Spina bifida: symptoms, causes, treatment

The spina bifida ( EB ) is a type of malformation or birth defect in which the structures associated with spinal  cord and spine does not develop normally in the early stages of pregnancy (World Health Organization, 2012)

These alterations will cause permanent damage to the spinal cord and nervous system that can cause paralysis in the lower extremities  or different alterations at the functional level (World Health Organization, 2012).

The term spina bifida is used to define a wide variety of developmental disorders, whose common denominator is an incomplete fusion  of the vertebral arches. This malformation can be related both to deficits in the superficial soft tissues and in the structures  that are located within the spinal c@nal (Tirapu-Ustarroz et al., 2001).

Spina Bifida

This pathology is part of the congenital alterations of the neuronal tube . Specifically, the neuronal tube is an embryonic structure that during  pregnancy is transformed into the brain, the spinal cord and the tissues that surround it (Mayo Clinic, 2014).

At a more clinical level, spina bifida is characterized by incomplete formation or development of defective spinal cord and vertebral bones  (National Institute of Neurological Disorders and Stroke, 2006).

In addition, in association with spina bifida, hydrocephalus is frequently present , an alteration that causes an abnormal accumulation of cerebrospinal  fluid in different brain areas and that can cause important neurological deficits.

There are different forms of spina bifida that vary its range of severity. When this pathology produces significant alterations, it will be necessary to  use a surgical approach to treat anatomical alterations (Mayo Clinic, 2014).

What is spina bifida?

Spina bifida is a type of congenital disorder that is characterized by the development or incomplete formation of different structures related  to the brain, spinal cord or meninges (National Institute of Neurological Disorders and Stroke, 2006).

Specifically, spina bifida is one of the most frequent neural tube closure defects .

The neural tube is an embryonic structure whose fusion usually takes place around days 18 and 26 of gestation. The caudal area of ​​the neural tube will give  rise to the spine; the rostral part will form the brain and the cavity will constitute the ventricular system. (Jiménez-León et al., 2013).

In babies with spina bifida, a portion of the neural tube fails to fuse or close properly, causing spinal cord and spinal cord defects  (Mayo Clinic, 2014).

Depending on the affected areas, we can distinguish four types of spina bifida: occult, closed neural tube defects, meningocele and  myelomeningocele (National Institute of Neurological Disorders and Stroke, 2006).


In the case of the United States, spina bifida is the most frequent neural tube defect; it has been estimated that it affects approximately 1,500-2,000 children of  the more than 4,000 live births each year (National Institute of Neurological Disorders and Stroke, 2006).

On the other hand, in Spain, between 8 and 10 children of every 1,000 live births present some type of anomaly in the formation of the neural tube. Specifically,  more than half of these are affected by spina bifida (Spina Bifida and Hydrocephalus Spanish Federation of Associations, 2015).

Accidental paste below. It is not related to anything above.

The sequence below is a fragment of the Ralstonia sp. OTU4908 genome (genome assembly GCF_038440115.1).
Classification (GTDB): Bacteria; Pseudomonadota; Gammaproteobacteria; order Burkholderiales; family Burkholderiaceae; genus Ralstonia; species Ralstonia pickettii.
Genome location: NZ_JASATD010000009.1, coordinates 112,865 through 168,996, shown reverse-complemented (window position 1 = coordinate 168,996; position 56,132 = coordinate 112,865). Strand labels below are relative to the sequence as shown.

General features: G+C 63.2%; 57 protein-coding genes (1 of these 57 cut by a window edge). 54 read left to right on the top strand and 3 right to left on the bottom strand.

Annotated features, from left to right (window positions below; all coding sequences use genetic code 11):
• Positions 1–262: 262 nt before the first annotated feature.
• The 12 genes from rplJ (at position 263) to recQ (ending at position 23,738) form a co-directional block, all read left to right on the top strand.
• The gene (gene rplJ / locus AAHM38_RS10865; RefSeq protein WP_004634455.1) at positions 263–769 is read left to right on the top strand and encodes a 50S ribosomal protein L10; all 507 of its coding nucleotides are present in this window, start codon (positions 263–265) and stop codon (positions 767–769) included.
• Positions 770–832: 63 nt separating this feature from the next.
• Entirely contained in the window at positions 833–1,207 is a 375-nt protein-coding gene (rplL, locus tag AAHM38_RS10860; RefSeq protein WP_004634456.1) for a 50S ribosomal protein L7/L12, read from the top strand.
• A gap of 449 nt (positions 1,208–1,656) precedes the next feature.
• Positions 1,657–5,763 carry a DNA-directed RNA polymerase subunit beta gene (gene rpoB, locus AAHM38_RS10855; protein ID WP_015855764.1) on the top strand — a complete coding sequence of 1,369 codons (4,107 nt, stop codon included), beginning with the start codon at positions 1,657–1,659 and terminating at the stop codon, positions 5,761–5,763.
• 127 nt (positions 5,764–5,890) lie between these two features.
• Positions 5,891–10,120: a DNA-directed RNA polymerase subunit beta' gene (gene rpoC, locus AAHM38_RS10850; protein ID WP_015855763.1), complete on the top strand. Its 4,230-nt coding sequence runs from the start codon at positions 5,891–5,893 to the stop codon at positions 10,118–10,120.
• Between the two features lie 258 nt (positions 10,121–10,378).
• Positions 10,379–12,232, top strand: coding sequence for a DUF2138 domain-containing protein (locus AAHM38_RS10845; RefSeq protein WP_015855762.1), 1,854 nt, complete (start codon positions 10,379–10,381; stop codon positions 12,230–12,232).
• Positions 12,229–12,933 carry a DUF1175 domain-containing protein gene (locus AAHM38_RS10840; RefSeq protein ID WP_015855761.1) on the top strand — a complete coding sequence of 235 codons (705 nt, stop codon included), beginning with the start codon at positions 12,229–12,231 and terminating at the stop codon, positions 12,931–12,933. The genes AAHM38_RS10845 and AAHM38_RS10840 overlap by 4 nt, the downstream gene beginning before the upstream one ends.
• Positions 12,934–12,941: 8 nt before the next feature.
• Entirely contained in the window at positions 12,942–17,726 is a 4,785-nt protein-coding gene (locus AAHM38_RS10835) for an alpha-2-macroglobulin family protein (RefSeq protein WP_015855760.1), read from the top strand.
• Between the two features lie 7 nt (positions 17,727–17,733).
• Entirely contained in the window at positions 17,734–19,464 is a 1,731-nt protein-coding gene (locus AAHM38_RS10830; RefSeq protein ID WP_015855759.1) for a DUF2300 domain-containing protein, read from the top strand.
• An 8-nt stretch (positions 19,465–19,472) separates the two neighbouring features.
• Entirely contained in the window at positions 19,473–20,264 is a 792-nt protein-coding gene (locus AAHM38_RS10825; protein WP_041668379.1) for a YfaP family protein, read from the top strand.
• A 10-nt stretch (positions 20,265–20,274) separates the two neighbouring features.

Despite this, in recent years there has been a decline in the incidence of spina bifida due to the use of folic acid in the planning phase of  pregnancy and prevention campaigns aimed at health and users (Spina Bifida and Hydrocephalus Federation). Spanish  Association, 2015).

Types of spina bifida

Most scientific reports distinguish three types of spina bifida: spina bifida occulta , meningocele and myelomeningocele :

Hidden bifid spina

It is the most common and mildest form of spina bifida. In this type, structural abnormalities result in a slight separation or gap between  one or more bones of the spine (Mayo Clinic, 2014).

It is possible for hidden spina bifida to produce a malformation of one or several vertebrae. In addition, the hidden attribute implies that the structural abnormality  is covered by the cutaneous tissue (National Institute of Neurological Disorders and Stroke, 2006).

Generally, there is no involvement of the spinal nerves, so that most affected with this type of pathology usually have no obvious signs and  symptoms, so they usually do not experience neurological problems (Mayo Clinic, 2014).

Despite this, in some cases visible indications of spina bifida on the skin of newborns can be observed (Mayo Clinic, 2014):

  • Accumulation of fat.
  • Dimple or birthmark.
  • Accumulation of hair.

Approximately 15% of healthy people suffer from hidden spina bifida and do not know it. It is often discovered incidentally in x-ray studies  (Spina Bifida Association, 2015).


It is a rare type of spina bifida, in which the meninges (protective membranes that are located, in this case, around the spinal cord, protrude  through the vertebral spaces (Mayo Clinic, 2014).

In this case, therefore, the meninges tend to protrude from the spinal opening and this malformation can be hidden or exposed (National  Institute of Neurological Disorders and Stroke, 2006).

When this happens, the spinal cord can develop defectively, so it is necessary to remove the membranes through surgical procedures  (Mayo Clinic, 2014).

In some cases of meningocele, symptoms may be absent or very mild, while in others, paralysis of the limbs, urinary and / or intestinal dysfunction may occur  (National Institute of Neurological Disorders and Stroke, 2006).


The myelomeningocele or spina bifida open, is the most serious type. In this alteration, the spinal c@nal remains open along several spinal segments  , especially in the lower or lower back. As a consequence of this opening, the meninges and the spinal cord protrude, forming a sac on the  back (Mayo Clinic, 2014).

In some cases, the cutaneous tissues coat the sac, while in others the spinal tissues and nerves are exposed to the outside  directly (Mayo Clinic, 2014).